• Developers are Staying Away from New Projects. A depressed economic state with declining stock prices and lower spending has led institutional lenders to squeeze credit, and some property owners have been under siege - notably Harry Macklowe who has put New York's Fifth Avenue GM Building on the block in order to appease his creditors. This forces them to sell assets, and a flood of properties for sale means lower property values. That's not good news for REIT investors who will see lower dividends and share prices, nor for direct investors who will have to take a loss or hold onto properties until the market rebounds. Meanwhile, the long-term growth of the market is slowing, as commercial real estate developers suspend growth in response to depressed economic conditions. Rather than developing new properties, firms are opting to sign long-term contracts to keep space occupied, and extending the terms of their existing debt when it comes due rather than aggressively negotiating new rates. This conservative approach means that investors should expect steady rather than explosive growth once the market rebounds from its expected short-term contraction.
  • Institutions will take Massive Losses on Existing Properties. J.P. Morgan projects losses in the commercial property industry will hit $120 billion in the next five to eight years - this is about 4% of the sector's $3.2 trillion in debt outstanding. This is a major loss, but well short of the $200 billion in losses that J.P. Morgan projects in residential real estate, 15% of outstanding debt. So while residential real estate will suffer more, the commercial sector will not be immune as property values fall, buyers remain scarce, and supply out-paces demand. Institutions will suffer from write downs of their assets - Goldman Sachs predicts that Bear Stearns, Citigroup, JP Morgan, Lehman Brothers, Merrill Lynch, and Morgan Stanley will combine for commercial-property-related write-downs of $7.2 billion in the first quarter 2008, following $1.8 billion of them in the fourth quarter 2007.[8]
  • Banks Own Lots of Good Commercial Loans - But They Can't Separate them from Bad Residential Mortgages. In the fourth quarter of 2007, 7.5% of the loans to builders of single-family homes were 30 days or more past due, up from 2.1% a year earlier. Delinquent condo-construction loans rose to 10.1%, up from 2.6% a year earlier. In stark contrast, delinquencies on nonresidential commercial mortgages were 1.6% in the same quarter, up slightly from 1.1%.[9] The stress on small and medium-sized banks created by the failure of residential and condo-construction loans affects the commercial market in two ways. First, the banks are more dependent on the revenues from commercial loans and may even raise interest rates to create additional revenue, if possible. Second, these banks may be unable to lend money to large commercial projects, especially since the credit cycle looks to be in contraction and institutions are hesitant to finance loans and new projects. So the commercial real estate market will be guilty by association - although it continues to uphold its debt obligations at a respectable rate, the failures of its residential relative bring down its borrowing ability anyway.

Recent Activity in the Office Market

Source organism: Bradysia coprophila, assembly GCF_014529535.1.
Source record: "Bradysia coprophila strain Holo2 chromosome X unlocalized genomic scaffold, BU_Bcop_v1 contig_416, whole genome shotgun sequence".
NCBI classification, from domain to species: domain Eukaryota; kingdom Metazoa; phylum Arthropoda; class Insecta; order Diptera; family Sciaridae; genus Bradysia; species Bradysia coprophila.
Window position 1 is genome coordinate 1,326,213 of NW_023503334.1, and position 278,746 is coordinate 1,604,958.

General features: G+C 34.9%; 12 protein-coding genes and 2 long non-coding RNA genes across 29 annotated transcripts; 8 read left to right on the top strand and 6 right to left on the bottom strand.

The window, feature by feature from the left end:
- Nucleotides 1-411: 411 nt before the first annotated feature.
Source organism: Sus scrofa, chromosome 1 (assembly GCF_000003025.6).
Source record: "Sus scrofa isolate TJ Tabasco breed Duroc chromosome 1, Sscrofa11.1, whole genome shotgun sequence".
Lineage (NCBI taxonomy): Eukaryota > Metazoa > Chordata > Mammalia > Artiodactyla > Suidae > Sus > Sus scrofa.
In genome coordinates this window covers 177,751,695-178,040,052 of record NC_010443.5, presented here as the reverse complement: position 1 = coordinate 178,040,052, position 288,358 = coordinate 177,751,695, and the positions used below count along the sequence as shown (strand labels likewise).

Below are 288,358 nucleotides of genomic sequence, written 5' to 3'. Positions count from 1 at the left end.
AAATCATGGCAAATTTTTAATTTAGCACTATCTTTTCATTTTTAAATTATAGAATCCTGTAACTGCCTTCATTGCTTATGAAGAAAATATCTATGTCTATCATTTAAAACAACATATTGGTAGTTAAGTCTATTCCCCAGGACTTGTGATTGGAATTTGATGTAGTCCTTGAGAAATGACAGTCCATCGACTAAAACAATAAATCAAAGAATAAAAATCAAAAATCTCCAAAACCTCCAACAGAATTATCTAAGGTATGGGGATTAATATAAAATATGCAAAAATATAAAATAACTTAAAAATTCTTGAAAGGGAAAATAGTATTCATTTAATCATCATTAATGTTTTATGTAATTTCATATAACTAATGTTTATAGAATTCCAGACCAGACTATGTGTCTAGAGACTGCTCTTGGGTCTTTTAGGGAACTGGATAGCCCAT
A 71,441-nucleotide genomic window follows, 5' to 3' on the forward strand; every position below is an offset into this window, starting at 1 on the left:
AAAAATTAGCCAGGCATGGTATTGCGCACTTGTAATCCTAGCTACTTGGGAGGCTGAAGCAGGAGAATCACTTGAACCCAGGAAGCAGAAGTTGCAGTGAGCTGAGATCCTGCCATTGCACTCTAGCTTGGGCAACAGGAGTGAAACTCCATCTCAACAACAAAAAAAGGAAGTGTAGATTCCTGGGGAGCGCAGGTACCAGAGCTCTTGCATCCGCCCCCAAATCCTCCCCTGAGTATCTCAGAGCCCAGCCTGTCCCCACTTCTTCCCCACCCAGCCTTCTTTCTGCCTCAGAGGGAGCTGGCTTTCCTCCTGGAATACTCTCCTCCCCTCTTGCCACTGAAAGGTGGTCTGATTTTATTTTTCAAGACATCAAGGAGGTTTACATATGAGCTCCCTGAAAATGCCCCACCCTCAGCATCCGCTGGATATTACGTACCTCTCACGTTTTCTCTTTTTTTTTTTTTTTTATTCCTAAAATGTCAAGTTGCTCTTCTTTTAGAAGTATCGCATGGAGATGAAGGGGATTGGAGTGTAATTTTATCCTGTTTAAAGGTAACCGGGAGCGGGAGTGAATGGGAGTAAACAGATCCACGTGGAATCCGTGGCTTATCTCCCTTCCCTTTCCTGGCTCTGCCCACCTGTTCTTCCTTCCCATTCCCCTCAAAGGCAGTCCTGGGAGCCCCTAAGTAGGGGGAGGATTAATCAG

Over the past several years, developers completed new buildings at an aggressive pace. 75 million square feet of office space scheduled for completion in 2008, an increase from 53 million square feet built in 2007. However, as economic growth slowed throughout late 2007 and into early 2008, demand for office space remained insufficient in most markets to absorb this new development. For example, the national office vacancy rate increased from 12.5% to 12.6%. Nevertheless, rents and occupancy rates continued to increase over the same time period in the highly competitive markets of New York City, Boston, Houston, and Denver.[10]

So although office landlords haven't dropped rent prices, they will have to find ways to retain customers and attract new ones in an increasingly competitive market. Many firms have started offering more concessions to clients, such as interior construction work and months of free rent.[11] Effective rents, which take into account concessions such as a free month's rent upon signing a lease, were flat or falling in 16 markets in the fourth quarter of 2007, compared with seven markets in the third quarter.[12]

Rent revenues and cash flow from commercial properties is therefore steady, but commercial assets are falling in value. This is primarily because institutions have raised standards and slowed their lending pace, and it is becoming more and more costly to finance the acquisition of commercial properties. Many owners borrowed aggressively from 2005 to 2007, before the residential housing slump, and these borrowers will need to refinance their loans soon. Some won't be able to borrow as much or get the same terms, which puts them at risk of default. Others, however, have seven- or even ten-year terms on their loans, and this time-frame offers ample opportunity for the financial industry to resolve its issues and for the market to rebound.[13]


  1. Market Cap Data from yahoo! Finance
  2. SeekingAlpha, "Investing in Commercial Real Estate," 6/18/07
  3., "REITs 101"
  4., "The Basics of REIT Taxation"
  5. "REITs 101"
  6. The Wall Street Journal, "Malls, Offices May Slump Less Steeply Than Homes," Peter Grant 3/10/08
  7. Statistics by Credit Suisse
  8. Wall Street Journal, 3/10/08
  9. Foresight Analytics, Oakland CA
  10., 1/8/2008
  11. The Wall Street Journal, 3/10/08
  12. Statistics by Reis, Inc.
  13. Wall Street Journal, 3/10/08

Palm Beach Homes